We don’t have heritage in the industry so as a result we place a higher emphasis on quality 

What have been some of the key barriers to entry in launching a new brand in a traditionally crowded luxury accessories market?

Some of key barrier for me has been product awareness. It is very important for us to have our customers be able to actually see and touch the product in order to understand the level of quality. It is also difficult to demonstrate to our customers how well they age and how this is an integral part of Okapi. The best way to educate our customers to the whole ideology of Okapi is to have them attend trunk shows that we host personally.

Can you tell us some more about your exotic skins? Particularly those unique to Okapi?

I started Okapi with a view in mind to help with sustainable development and job creation in South Africa and I am confident in saying I have achieved, even if on a small scale at the moment, both of these things. I grew up spending a lot of time in nature and my family are big conservationists so I approached the idea of using ‘exotic’ skins with this in mind.

The majority of my collection is made up from Blesbok skin, which we did all of the research and development for in house, and are the first brand to use. It is a bi-product of the food industry as are our Springbok horns and Ostrich Skins.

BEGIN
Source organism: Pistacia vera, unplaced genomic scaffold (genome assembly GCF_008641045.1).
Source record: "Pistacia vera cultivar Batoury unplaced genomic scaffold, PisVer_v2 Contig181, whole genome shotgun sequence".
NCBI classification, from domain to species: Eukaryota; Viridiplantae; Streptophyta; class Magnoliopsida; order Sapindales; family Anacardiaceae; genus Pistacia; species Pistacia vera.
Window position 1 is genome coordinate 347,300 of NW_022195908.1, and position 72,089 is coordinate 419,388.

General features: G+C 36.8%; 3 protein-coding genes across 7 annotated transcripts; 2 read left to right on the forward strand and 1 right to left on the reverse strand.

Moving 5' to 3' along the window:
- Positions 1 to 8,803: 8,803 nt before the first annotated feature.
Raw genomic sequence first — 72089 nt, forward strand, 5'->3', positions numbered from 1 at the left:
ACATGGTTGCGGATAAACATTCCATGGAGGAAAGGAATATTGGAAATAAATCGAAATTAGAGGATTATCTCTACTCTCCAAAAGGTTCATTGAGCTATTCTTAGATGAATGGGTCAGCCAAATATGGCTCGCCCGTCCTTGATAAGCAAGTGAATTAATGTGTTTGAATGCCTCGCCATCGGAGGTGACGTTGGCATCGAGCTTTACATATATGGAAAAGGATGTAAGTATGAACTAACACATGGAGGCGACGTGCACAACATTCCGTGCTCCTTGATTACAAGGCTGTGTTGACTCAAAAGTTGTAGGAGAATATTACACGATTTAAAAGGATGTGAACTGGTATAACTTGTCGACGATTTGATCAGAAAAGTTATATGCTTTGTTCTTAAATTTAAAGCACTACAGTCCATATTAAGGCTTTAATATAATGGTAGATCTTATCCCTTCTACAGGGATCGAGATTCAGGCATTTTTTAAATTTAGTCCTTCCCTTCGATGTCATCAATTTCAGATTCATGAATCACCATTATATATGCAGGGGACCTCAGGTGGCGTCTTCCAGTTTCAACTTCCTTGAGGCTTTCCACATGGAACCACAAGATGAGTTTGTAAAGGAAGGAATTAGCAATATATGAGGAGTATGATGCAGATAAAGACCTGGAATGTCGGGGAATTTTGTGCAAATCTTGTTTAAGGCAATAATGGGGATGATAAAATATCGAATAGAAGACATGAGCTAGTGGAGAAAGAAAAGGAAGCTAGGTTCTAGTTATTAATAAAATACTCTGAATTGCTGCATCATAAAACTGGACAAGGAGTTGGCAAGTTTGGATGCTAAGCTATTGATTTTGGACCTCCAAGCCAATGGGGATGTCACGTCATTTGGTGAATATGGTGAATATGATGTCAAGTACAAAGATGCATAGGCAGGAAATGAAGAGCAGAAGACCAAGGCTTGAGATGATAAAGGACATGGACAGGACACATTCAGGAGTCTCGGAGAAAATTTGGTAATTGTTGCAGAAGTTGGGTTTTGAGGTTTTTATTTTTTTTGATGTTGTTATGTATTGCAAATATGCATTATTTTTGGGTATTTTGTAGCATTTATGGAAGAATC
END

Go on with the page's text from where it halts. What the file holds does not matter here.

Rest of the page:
And perhaps some of the challenges you have faced in sourcing and tanning these skins?

As nobody had used Blesbok skins before and very little high quality tanning had been done in South Africa to date it has been a slow and challenging process achieving exactly the right colours and finishes on our skins.
But now that we have it right it is more consistent and we are getting completely unique, exciting product.

And the development of your own chain facilities after being dissatisfied with externally sourced chains?

As I mentioned before I started the project with the end goal being to create sustainable jobs in Africa and with this is mind I also wanted the product to be made entirely in Africa from locally sourced materials so it was no doubt disappointing for me to learnt that there was no source for hardware (which is a huge component of my products) locally.

Initially I was importing the chains from Italy and then Germany but not only was I unhappy about the origin I found the quality of the work not up to scratch. I then faced the choice of either importing my own machinery to South Africa or making the hardware by hand and went with the latter option, which has been very tricky to manage but so fulfilling because the quality of the chains is just so exceptional and this way we can create a lot of jobs and teach new skills to people locally.

 I started the project with the end goal being to create sustainable jobs in Africa 

In terms of distribution, you launched eCommerce in 2013 and currently retail physically only in Africa?

At the moment we wholesale to several shops around South Africa in Cape Town, Johannesburg and Durban. We are also going to be available in Lagos early next year. Our on-line shop ships worldwide. In the future I would really like to develop my direct to consumer model by taking concessions in department stores and having Okapi shops.

To further investigate independent luxury brands on Luxury Society, we invite your to explore the related materials as follows:

- Hand Crafted in America: Luxury Leathergoods by Fischer Voyage
- Luxury Without Limitation or Compromise: Steven Grotell
- Middle East Meets West: Lama el Moatassem, Toujouri


The vision behind Okapi is to produce luxurious, artisanal handbags and accessories entirely handmade in South Africa from locally sourced materials.